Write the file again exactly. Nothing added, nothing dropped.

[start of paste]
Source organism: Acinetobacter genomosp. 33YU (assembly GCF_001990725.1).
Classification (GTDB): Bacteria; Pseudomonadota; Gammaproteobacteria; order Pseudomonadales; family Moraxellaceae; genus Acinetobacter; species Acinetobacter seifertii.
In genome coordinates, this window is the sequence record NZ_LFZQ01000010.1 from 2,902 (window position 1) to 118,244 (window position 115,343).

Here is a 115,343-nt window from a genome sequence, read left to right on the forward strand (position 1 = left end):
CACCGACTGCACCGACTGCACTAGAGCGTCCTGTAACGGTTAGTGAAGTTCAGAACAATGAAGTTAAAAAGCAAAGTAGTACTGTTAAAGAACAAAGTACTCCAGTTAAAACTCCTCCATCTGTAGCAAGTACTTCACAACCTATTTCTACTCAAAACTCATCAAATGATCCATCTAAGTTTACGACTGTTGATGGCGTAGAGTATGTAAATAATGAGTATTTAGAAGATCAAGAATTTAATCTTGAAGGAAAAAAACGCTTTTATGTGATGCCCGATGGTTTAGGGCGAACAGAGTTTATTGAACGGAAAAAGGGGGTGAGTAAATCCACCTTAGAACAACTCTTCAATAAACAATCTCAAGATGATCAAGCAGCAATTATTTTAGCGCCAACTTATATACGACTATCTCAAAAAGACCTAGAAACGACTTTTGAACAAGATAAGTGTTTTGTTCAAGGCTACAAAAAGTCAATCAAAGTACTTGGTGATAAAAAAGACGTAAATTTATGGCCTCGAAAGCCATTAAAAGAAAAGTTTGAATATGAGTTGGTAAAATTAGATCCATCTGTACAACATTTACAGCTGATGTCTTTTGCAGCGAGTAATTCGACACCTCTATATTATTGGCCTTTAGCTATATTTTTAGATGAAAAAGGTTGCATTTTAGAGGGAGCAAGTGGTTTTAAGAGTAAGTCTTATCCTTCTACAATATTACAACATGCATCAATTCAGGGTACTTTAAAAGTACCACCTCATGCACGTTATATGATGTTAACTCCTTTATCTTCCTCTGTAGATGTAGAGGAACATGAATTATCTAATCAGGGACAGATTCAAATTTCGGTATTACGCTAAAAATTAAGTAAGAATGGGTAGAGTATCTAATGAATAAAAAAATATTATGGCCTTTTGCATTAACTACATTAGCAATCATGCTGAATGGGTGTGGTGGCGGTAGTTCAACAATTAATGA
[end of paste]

Source organism: Acinetobacter genomosp. 33YU (assembly GCF_001990725.1).
Classification (GTDB): Bacteria; Pseudomonadota; Gammaproteobacteria; order Pseudomonadales; family Moraxellaceae; genus Acinetobacter; species Acinetobacter seifertii.
In genome coordinates, this window is the sequence record NZ_LFZQ01000010.1 from 2,902 (window position 1) to 118,244 (window position 115,343).

Here is a 115,343-nt window from a genome sequence, read left to right on the forward strand (position 1 = left end):
CACCGACTGCACCGACTGCACTAGAGCGTCCTGTAACGGTTAGTGAAGTTCAGAACAATGAAGTTAAAAAGCAAAGTAGTACTGTTAAAGAACAAAGTACTCCAGTTAAAACTCCTCCATCTGTAGCAAGTACTTCACAACCTATTTCTACTCAAAACTCATCAAATGATCCATCTAAGTTTACGACTGTTGATGGCGTAGAGTATGTAAATAATGAGTATTTAGAAGATCAAGAATTTAATCTTGAAGGAAAAAAACGCTTTTATGTGATGCCCGATGGTTTAGGGCGAACAGAGTTTATTGAACGGAAAAAGGGGGTGAGTAAATCCACCTTAGAACAACTCTTCAATAAACAATCTCAAGATGATCAAGCAGCAATTATTTTAGCGCCAACTTATATACGACTATCTCAAAAAGACCTAGAAACGACTTTTGAACAAGATAAGTGTTTTGTTCAAGGCTACAAAAAGTCAATCAAAGTACTTGGTGATAAAAAAGACGTAAATTTATGGCCTCGAAAGCCATTAAAAGAAAAGTTTGAATATGAGTTGGTAAAATTAGATCCATCTGTACAACATTTACAGCTGATGTCTTTTGCAGCGAGTAATTCGACACCTCTATATTATTGGCCTTTAGCTATATTTTTAGATGAAAAAGGTTGCATTTTAGAGGGAGCAAGTGGTTTTAAGAGTAAGTCTTATCCTTCTACAATATTACAACATGCATCAATTCAGGGTACTTTAAAAGTACCACCTCATGCACGTTATATGATGTTAACTCCTTTATCTTCCTCTGTAGATGTAGAGGAACATGAATTATCTAATCAGGGACAGATTCAAATTTCGGTATTACGCTAAAAATTAAGTAAGAATGGGTAGAGTATCTAATGAATAAAAAAATATTATGGCCTTTTGCATTAACTACATTAGCAATCATGCTGAATGGGTGTGGTGGCGGTAGTTCAACAATTAATGA